Hung verdict puts NC, PDP in quandarytext_fields
Srinagar: The fractured mandate in Jammu and Kashmir has left both NC and arch-rivals PDP caught in a cleft stick -- with second-placed BJP appearing to be their sole saviour.
With 15 seats, the Jammu & Kashmir National Conference (NC) is out of power, but it has an option of supporting the BJP and thereby keeping its arch-rival the Peoples Democratic Party (PDP) out of power for the next six years.
The PDP's dilemma is even bigger. With 28 seats it has fallen short of its estimated projection of getting closer to 44, the simple majority needed to form the government.
The PDP's problem is also compounded by the fact that its most likely future ally, the Congress, has got just 12 seats. The two together have only 40 seats -- still short of the vaunted mark by four.
The vote count of the staggered five-phase assembly elections in Jammu and Kashmir took place Tuesday.
There are seven independents who have won. Two of these are with Sajad Lone's People's Conference whose proximity to the Bharatiya Janata Party (BJP) is well known.
Barring the PDP, Sajad's party will support anyone.
Saeed Mohammed Bakir Rizvi, the lone independent candidate from Zanskar constituency of Ladakh region, has won with NC support and cannot support the PDP.
Pawan Kumar Gupta, the lone independent candidate from Udhampur, is a BJP dissident and is likely to return to the party.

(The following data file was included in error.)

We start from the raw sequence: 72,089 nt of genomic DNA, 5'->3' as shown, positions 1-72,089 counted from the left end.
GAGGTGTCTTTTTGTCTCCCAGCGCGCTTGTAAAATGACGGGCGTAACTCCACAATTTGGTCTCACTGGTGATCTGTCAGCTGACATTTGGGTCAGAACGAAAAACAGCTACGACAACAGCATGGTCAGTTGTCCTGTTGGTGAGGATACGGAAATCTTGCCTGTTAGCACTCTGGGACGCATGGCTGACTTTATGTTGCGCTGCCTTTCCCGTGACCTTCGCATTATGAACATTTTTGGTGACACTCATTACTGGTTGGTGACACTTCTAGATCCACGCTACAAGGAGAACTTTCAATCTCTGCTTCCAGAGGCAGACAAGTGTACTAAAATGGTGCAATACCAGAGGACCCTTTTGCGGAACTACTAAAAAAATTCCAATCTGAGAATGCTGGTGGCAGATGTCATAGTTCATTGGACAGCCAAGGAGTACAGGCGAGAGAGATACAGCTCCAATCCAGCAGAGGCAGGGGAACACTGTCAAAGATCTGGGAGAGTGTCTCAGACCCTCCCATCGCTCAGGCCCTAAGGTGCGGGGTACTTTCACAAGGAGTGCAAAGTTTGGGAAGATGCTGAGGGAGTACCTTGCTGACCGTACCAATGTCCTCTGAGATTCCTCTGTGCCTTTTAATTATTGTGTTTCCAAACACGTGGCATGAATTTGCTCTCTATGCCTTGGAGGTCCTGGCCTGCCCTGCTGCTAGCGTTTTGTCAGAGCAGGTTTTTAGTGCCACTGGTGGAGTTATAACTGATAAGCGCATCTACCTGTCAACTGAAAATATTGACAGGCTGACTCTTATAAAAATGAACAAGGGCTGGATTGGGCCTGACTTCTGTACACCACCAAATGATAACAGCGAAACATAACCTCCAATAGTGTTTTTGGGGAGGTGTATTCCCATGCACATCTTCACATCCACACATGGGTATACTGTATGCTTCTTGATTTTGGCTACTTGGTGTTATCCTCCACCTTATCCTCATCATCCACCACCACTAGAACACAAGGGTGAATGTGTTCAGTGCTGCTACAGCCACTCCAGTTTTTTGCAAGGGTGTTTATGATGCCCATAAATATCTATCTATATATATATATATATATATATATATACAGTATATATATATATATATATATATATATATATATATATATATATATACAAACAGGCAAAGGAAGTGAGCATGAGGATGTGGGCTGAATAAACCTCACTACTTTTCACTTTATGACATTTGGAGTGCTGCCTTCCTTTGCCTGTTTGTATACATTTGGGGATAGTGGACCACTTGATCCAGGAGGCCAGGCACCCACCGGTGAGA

Then there is Yusuf Tarigami of the CPM against whom the NC had not fielded a candidate.
This leaves Hakim Yaseen and Engineer Rashid, the other independent candidates who would support any dispensation that provides power to them. Many, however, believe Engineer Rashid might support no alliance.
This leaves just two possibilities, the PDP aligning with the BJP or the NC aligning with the BJP.
The PDP would have to compromise if it is forced to align with the BJP and the most difficult of such a compromise would be the BJP's push for a Hindu chief minister for at least half the term if the alliance is worked out on a three-year rotational basis.
On the other hand, the NC can keep the PDP out by supporting the BJP, but Omar Abdullah would be the biggest opponent of such a move even if his father, the NC president, Farooq Abdullah advised him to be more friendly to the BJP now that the hype raised against each other by the NC and the BJP during election campaign was over.
It is a catch-22 situation for the NC and the PDP and gives the controlling handle to the BJP that has 25 seats.
Ram Madhav, BJP national general secretary, is arriving here Thursday to spell out his party's terms to both the NC and the PDP -- if either of them is willing to cobble up a ruling alliance with the BJP.
Madhav will first meet Omar Abdullah and later call on Mufti Muhammad Sayeed, the PDP patron.
Omar has left for winter capital Jammu to submit his resignation to Governor N.N. Vohra before he flies back to Srinagar for his meeting with Ram Madhav.